Old Lyme - Sound View Beach business owners called on the Board of Selectmen Monday to repeal its months-old decision to charge for parking along Hartford Avenue, a policy they say has contributed to plummeting revenues this summer.
With scores of speakers, many of them wearing green T-shirts emblazoned with "Sound View Beach," waiting to address them, selectmen indicated they were not inclined to vote on the matter at Monday night's board meeting.
Reading from a prepared statement, Lindsey Maratta, a spokeswoman for the business owners, said a dozen Sound View businesses, including two convenience stores, two bars and a number of private parking lots, have experienced significant declines in business this year despite the unusually good weather.
The $25-a-day parking fees approved in March are not the only issue, Maratta said.
Beach-goers have complained, she said, of the "over-presence" of police on the beach and the effect of "unwelcoming" signs.
Maratta said the business owners also want representation on the Sound View Commission, the town panel formed last year to deal with the public beach community's concerns. The group also wants to provide input regarding a proposed beach-improvement project for which the town is seeking a grant.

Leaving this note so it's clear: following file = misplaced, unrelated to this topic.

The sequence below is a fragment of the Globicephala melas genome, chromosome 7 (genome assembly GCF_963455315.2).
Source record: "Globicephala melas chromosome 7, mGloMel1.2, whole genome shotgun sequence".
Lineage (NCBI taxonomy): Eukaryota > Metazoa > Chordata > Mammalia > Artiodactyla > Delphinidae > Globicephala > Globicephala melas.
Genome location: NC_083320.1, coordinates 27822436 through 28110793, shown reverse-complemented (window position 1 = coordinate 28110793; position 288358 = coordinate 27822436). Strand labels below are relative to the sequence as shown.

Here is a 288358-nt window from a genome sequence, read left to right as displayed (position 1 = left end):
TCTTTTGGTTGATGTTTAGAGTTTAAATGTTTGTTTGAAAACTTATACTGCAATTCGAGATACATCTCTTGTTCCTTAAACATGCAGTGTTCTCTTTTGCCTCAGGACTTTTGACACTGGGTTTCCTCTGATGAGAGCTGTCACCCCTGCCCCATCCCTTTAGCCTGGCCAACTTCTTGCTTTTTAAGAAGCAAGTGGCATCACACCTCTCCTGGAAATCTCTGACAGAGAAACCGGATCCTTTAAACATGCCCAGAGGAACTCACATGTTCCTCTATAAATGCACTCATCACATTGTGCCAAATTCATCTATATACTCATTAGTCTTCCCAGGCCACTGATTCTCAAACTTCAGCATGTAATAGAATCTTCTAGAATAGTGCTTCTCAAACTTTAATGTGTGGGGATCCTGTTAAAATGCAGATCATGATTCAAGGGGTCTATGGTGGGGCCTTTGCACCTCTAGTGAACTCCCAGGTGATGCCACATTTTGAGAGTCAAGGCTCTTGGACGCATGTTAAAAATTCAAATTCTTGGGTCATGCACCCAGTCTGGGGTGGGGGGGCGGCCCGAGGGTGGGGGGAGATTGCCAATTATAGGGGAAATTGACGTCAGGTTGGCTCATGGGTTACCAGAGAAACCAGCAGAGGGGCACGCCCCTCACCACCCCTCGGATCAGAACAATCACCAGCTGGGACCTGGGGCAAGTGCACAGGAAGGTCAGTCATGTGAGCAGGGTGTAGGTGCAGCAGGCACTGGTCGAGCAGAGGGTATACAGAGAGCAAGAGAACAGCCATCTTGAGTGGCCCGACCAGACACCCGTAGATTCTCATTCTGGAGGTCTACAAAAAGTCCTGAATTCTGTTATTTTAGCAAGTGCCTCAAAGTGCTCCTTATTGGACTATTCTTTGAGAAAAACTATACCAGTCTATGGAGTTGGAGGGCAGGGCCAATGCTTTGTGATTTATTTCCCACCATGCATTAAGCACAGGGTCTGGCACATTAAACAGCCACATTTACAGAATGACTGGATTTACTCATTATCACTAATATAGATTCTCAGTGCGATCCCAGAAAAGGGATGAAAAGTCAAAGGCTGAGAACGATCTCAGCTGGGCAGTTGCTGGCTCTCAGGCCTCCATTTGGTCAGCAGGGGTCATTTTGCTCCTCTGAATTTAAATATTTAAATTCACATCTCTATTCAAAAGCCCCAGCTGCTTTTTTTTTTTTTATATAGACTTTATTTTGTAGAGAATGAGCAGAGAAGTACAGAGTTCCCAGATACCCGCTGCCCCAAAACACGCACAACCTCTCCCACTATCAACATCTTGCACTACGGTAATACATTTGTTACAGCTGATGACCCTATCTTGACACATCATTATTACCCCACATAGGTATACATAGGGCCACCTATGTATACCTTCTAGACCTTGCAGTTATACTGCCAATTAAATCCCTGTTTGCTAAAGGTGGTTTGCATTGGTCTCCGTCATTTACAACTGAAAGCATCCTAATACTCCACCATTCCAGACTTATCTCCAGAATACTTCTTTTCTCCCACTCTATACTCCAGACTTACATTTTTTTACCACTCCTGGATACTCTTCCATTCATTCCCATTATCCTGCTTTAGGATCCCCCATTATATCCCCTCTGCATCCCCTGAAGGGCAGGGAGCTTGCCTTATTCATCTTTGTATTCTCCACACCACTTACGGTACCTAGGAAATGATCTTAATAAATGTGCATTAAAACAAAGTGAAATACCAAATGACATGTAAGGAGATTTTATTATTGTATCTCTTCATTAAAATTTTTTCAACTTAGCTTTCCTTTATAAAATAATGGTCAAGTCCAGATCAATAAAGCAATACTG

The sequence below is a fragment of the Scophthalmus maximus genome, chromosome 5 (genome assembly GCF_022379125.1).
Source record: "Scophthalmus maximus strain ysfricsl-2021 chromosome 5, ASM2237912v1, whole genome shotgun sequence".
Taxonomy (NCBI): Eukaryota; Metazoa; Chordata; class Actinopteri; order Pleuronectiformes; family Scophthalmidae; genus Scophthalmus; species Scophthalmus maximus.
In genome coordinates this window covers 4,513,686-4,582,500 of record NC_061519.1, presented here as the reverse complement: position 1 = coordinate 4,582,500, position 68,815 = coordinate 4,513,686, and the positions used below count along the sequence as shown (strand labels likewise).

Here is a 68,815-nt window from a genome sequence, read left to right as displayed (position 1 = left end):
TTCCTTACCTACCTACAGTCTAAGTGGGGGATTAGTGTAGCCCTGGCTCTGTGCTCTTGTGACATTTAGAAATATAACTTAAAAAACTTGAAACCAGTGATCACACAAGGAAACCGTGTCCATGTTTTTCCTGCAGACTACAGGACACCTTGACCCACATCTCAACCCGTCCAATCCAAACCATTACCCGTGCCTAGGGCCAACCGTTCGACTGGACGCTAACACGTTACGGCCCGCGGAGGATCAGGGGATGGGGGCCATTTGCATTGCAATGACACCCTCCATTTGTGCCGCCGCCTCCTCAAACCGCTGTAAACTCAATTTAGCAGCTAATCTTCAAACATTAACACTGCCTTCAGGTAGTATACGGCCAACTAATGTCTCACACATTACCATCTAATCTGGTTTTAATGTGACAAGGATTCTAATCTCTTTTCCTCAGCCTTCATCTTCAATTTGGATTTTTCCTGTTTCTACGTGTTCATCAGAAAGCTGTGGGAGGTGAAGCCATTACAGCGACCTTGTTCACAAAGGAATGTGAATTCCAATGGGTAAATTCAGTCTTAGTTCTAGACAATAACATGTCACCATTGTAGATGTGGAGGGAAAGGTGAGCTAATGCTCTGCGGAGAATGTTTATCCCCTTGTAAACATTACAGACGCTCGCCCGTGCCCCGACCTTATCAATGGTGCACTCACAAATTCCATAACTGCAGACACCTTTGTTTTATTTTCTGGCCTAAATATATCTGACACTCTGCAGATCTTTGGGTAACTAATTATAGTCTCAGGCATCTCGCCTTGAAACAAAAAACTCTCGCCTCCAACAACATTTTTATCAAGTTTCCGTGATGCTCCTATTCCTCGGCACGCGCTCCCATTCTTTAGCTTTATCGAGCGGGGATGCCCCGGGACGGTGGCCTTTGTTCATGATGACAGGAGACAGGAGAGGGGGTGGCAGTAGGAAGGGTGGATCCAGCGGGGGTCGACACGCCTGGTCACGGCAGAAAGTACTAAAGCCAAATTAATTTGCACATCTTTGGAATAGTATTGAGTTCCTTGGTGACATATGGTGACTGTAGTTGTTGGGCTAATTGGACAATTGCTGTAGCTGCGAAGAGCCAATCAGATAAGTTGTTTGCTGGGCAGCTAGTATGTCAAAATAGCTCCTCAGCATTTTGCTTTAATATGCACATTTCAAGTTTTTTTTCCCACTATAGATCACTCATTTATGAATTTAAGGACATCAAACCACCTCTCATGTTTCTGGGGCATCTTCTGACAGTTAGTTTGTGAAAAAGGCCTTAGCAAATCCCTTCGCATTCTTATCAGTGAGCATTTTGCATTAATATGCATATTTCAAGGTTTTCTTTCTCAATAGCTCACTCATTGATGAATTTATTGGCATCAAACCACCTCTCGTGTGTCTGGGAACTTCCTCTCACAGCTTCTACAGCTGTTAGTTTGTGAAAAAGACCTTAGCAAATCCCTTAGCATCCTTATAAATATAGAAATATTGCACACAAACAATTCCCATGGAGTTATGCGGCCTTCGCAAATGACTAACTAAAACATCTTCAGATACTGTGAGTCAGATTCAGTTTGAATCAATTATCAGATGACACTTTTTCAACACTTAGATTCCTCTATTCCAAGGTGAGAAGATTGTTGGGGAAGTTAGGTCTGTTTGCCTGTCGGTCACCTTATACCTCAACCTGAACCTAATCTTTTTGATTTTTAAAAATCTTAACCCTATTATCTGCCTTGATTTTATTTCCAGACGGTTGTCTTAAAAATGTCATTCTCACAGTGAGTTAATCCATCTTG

The audience erupted in loud applause at the end of Maratta's presentation. As the discussion proceeded, First Selectwoman Bonnie Reemsnyder responded to further outbursts with calls for order, at one point warning that those who disrupted the meeting would be removed. Three town police officers were in attendance.
Before Maratta spoke, Reemsnyder recounted Sound View Beach's checkered history and the town's repeated efforts to curb public drunkenness there, as well as loud noise and raucous behavior. She said she has heard from a number of residents who support the board's new parking policy.
Reemsnyder said the revenue generated by the new fees is helping the town pay for Sound View Beach's upkeep and noted that some Sound View businesses charge for parking in their own lots.
Selectwoman Mary Jo Nosal said the business owners should have first taken their concerns to the Sound View Commission before approaching selectmen. Both she and Selectman Skip Sibley suggested the downturn in Sound View Beach business was attributable to the general economic conditions.
"This year's a tough year," Sibley said. "There are smaller crowds at the state beaches, too."
He said the crackdown on illegal parking in Sound View was "the culmination of a different culture we're trying to promote down there. Some people like to go to the beach to go to the beach, not to patronize the businesses."